Monday, July 17, 2017

Texas jailhouse-snitch reforms praised

The New York Times over the weekend (7/15) had a staff editorial praising the latest reforms in Texas aimed at reining in the use of jailhouse informants, part of the Lone Star State's latest round of innocence legislation passed earlier this year (HB 34). The article opened:
Prosecutors love jailhouse informants who can provide damning testimony that a cellmate privately confessed to a crime. Jailhouse informants, in turn, love the perks they get in exchange for snitching, like shortened sentences, immunity from prosecution or a wad of cash.

As you might imagine, though, in a market driven by such questionable motives, the testimony these informants provide is often unreliable. 
Even worse, it can be deadly. False testimony from jailhouse informants has been the single biggest reason for death-row exonerations in the modern death-penalty era, according to a 2005 survey by the Center on Wrongful Convictions. They accounted for 50 of the 111 exonerations to that point, and there have been 48 more exonerations since then. 
Last month, Texas, which has been a minefield of wrongful convictions — more than 300 in the last 30 years alone — passed the most comprehensive effort yet to rein in the dangers of transactional snitching.
We discussed this new law in the top story of the latest Just Liberty podcast. Here's how the Times described it:
The new law requires prosecutors to keep thorough records of all jailhouse informants they use — the nature of their testimony, the benefits they received and their criminal history. This information must be disclosed to defense lawyers, who may use it in court to challenge the informant’s reliability or honesty, particularly if the informant has testified in other cases. 
The law was recommended by a state commission established in 2015 to examine exonerations and reduce the chances of wrongful convictions. The commission also persuaded lawmakers to require procedures to reduce the number of mistaken eyewitness identifications and to require that police interrogations be recorded — smart steps toward a fairer and more accurate justice system.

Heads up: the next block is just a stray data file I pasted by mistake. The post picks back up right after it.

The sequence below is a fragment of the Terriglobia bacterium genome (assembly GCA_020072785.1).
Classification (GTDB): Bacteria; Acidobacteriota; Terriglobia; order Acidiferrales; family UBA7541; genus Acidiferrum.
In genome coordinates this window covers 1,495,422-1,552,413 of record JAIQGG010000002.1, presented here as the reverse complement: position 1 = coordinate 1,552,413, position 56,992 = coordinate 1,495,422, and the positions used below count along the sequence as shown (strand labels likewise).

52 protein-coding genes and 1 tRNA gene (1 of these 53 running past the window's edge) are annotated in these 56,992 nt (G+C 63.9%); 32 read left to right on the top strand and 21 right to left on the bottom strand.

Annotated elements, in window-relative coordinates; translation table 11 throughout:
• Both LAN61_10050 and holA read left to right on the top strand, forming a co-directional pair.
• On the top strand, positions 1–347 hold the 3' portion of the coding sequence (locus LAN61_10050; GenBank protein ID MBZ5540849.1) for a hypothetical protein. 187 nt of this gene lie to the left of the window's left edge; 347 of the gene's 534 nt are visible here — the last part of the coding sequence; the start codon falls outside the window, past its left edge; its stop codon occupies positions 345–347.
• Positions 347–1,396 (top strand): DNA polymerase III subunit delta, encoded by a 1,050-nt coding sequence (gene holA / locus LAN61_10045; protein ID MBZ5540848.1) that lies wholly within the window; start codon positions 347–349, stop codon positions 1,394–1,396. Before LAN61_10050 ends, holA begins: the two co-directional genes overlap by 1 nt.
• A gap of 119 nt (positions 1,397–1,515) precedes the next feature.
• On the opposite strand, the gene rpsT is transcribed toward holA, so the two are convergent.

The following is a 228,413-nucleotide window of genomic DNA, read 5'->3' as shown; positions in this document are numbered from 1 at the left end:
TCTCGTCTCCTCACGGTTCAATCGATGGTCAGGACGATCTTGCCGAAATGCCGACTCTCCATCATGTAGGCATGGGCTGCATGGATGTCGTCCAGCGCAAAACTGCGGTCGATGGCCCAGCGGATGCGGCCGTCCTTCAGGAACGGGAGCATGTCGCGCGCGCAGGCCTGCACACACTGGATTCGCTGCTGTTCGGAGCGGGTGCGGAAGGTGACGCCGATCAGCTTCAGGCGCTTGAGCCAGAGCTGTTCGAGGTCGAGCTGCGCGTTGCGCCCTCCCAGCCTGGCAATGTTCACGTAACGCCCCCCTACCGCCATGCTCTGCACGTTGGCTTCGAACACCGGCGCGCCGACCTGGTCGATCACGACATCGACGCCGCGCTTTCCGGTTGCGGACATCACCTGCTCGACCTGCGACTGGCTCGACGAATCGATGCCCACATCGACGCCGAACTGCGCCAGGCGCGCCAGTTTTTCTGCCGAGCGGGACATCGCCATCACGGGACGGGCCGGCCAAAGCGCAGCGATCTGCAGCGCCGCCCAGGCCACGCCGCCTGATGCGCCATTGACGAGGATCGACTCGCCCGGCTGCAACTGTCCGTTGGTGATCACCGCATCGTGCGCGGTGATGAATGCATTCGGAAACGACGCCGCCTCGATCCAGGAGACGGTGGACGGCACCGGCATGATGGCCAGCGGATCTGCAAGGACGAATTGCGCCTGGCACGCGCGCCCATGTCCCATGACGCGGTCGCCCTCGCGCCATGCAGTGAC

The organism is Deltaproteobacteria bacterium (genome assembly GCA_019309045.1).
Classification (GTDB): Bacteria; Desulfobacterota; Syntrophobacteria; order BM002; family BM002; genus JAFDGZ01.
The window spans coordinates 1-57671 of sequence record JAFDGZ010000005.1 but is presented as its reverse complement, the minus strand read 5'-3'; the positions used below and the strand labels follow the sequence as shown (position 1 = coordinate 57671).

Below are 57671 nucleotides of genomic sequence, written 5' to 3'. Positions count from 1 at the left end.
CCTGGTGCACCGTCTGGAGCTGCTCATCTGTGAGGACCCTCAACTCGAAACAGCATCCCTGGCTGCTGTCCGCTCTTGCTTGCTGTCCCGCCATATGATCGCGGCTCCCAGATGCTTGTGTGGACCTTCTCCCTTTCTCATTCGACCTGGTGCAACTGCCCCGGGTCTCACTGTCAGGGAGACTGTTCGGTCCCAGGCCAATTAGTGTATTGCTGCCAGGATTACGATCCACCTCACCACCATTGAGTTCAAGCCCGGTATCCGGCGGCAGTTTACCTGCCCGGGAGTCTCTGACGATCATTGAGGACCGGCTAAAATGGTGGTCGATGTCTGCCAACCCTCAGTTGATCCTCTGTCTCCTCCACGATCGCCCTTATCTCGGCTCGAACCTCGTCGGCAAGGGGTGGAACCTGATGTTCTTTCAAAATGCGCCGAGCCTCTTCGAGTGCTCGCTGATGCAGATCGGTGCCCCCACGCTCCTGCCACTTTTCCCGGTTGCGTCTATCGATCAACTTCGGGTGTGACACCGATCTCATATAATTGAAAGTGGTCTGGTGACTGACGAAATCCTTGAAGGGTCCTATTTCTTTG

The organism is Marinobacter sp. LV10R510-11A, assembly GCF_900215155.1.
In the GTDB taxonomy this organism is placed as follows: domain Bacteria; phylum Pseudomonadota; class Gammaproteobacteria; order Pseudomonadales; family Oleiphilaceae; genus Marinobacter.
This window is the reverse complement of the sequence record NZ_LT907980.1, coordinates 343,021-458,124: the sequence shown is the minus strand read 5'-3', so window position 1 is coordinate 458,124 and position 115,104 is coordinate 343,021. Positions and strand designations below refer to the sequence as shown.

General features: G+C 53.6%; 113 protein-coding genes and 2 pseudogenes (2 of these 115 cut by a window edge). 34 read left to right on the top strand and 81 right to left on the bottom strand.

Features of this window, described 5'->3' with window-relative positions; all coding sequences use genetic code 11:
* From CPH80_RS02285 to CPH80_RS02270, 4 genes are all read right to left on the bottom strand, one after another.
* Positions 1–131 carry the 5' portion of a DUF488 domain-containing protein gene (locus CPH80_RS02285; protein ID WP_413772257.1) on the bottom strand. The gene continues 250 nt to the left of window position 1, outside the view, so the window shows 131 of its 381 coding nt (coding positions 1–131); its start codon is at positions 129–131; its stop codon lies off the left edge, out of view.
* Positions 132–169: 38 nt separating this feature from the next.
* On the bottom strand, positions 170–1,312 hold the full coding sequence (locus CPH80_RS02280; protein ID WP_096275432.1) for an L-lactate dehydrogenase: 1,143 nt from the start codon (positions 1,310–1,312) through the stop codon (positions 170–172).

This is the third piece of significant informant reform legislation passed by the Texas Lege in the 21st century. The first, a requirement for corroboration of informant testimony in undercover drug stings, passed in 2001 in the wake of an ugly batch of racist false convictions arising out of the Tulia drug stings. Gov. Rick Perry eventually pardoned 35 defendants, and the episode led to a five-year campaign which ultimately convinced the Governor to de-fund Texas' drug-task force system entirely.

Then in 2009, the first session your correspondent was Policy Director for the Innocence Project of Texas, the Lege passed a corroboration requirement for jailhouse informant testimony. (This has been particularly important in cases where flawed forensics were coupled with jailhouse snitch testimony to secure false convictions.) The following session, the Michael Morton Act strengthened disclosure requirements for prosecutors in ways that specifically implicated informant testimony. Plus, Texas has seen other informant-related legislation - e.g., allowing for pretrial reliability hearings regarding compensated informant testimony - which was filed and debated but never made it through the gauntlet.

So when the Exoneration Review Commission tapped law prof Alexandra "Sasha" Natapoff - whose work has informed Grits' advocacy on these issues for more than a decade - to advise them on needed informant reforms, that culminated many years' efforts educating legislators on problems with and failures by the informant system. It wasn't just some pop-up surprise in an otherwise dreary session.

Fixing problems with informants requires long-term work; there are few short-term reform fixes in a criminal-justice system this vast and unwieldy. Indeed, in the long run, the cultural shift advocated in the close of the Times editorial is without question the most important reform possible, if also the most difficult to achieve:
[M]aking evidence admissible at trial only goes so far. The vast majority of convictions are the result of guilty pleas, which means a defendant may not even find out that an informant was paid to incriminate him before having to decide whether to accept a plea offer. 
Some states have begun to require that judges hold hearings to test an informant’s reliability, much as they would test an expert witness’s knowledge — before the jury can hear from him. 
But the deeper fix that’s needed is a cultural one. Many prosecutors are far too willing to present testimony from people they would never trustunder ordinary circumstances. Until prosecutors are more concerned with doing justice than with winning convictions, even the most well-intentioned laws will fall short.
MORE: From the Dallas Morning News.

1 comment:

Anonymous said...

Like the Mafia says, don't snitch!